I love taking photos of the newborn in her ‘first space’ by creating a two- or three-part image. Let’s say I chose to photograph her bedroom. The first shot may be a landscape view. Watch your lighting—pick a time when there’s lots of soft natural light flowing in. Set the camera to Landscape mode; this works indoors too.
It yields a deep depth of field so key items can be in focus and you get even exposure. Plus, you do not need to fuss with aperture. I suggest you also set the camera on a tripod or rest it on something.
For the second shot, step closer to her crib—giving an impression that you’re just peeking over the railing top. Then make your final photo a sweet close-up. A few words about using flash, especially on a sleeping baby: say we are trying to capture that close-up using a smartphone. The flash goes off and you get this bright strobe that casts harsh shadow lines, vivid color tones and probably wakes the baby. With more advanced cameras you can control exposure and aperture such that the flash may not even be required.
What to Tuck Inside a New Parents’ Camera Bag
Any parent interested in making really good photos of their baby should invest in a good camera. Consider the small and light Nikon D3300 (also available in a two lens kit) that creates 24.2 Megapixel photos and 1080p Full HD videos. Or, if you love the idea about having a Vari-angle and a few more features, take a look at the Nikon D5500. Both have Wi-Fi® compatibility that permits you to instantly share photos with family, friends and post to social media.
Other items to add to your new parents’ camera bag include a small fold-up reflector to help fill-in shadowy areas of a photo (it will also serve as an umbrella to block harsh light outdoors), a small tripod, baby wipes, a clean no-pattern blanket and of course snacks. And finally, at some point you may wish to consider a Nikon Speedlight for more advanced flash techniques.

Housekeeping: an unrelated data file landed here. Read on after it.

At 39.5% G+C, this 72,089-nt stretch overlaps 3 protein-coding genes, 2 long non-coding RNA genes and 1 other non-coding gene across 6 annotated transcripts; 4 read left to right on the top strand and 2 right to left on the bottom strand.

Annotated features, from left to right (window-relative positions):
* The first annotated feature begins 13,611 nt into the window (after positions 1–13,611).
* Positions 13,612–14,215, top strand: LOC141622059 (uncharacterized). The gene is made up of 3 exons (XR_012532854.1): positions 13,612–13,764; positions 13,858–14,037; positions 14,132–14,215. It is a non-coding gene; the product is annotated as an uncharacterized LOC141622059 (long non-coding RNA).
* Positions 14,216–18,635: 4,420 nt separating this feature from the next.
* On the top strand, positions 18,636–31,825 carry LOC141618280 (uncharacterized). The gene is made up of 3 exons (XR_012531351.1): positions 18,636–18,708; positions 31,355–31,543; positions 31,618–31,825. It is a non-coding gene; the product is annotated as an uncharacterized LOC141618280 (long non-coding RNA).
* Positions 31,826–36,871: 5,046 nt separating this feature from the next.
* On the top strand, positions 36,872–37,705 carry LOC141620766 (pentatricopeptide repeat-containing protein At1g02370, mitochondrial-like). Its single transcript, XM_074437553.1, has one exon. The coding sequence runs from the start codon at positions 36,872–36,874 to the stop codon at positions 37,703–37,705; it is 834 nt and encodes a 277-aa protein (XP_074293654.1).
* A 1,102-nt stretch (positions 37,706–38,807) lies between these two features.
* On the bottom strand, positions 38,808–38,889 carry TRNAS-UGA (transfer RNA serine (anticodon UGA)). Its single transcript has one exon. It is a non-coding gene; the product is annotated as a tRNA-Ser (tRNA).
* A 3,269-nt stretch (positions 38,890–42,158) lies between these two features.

Mix it up! Vary your compositions. You need not always place the point of focus in the same spot. Remember the rule of thirds.
Get to the subject’s level. Frame from down low.
Watch proportions and scale. Anything closer to the lens will appear larger than what’s father from the lens.
Check your focus with an LCD preview immediately after you take a photo. Nothing’s more disappointing than realizing too late that part of your photo is fuzzy.
Experiment with an in-camera effect. For example, switch to black and white and immediately view what you get.
Black and white tends to make images a bit more dramatic and may heighten detail of the eyes. Plus, this two-tone render could eliminate distractions that show when the photo is rendered in color.
Using props? Keep it simple and include pieces that are inherently meaningful.
Tamara Lackey is a portrait photographer whose work has been described as "expressive, soulful, funny, beautiful" and has appeared in such publications as O Magazine, Men's Journal and Parenting Magazine. Her imagery has also been showcased on ABC's The Martha Stewart Show, ABC's Extreme Makeover: Home Edition and NBC's The Today Show. When not shooting, Tamara is writing about and teaching photography, business and work/life balance at workshops and conferences around the world.More articles by this contributor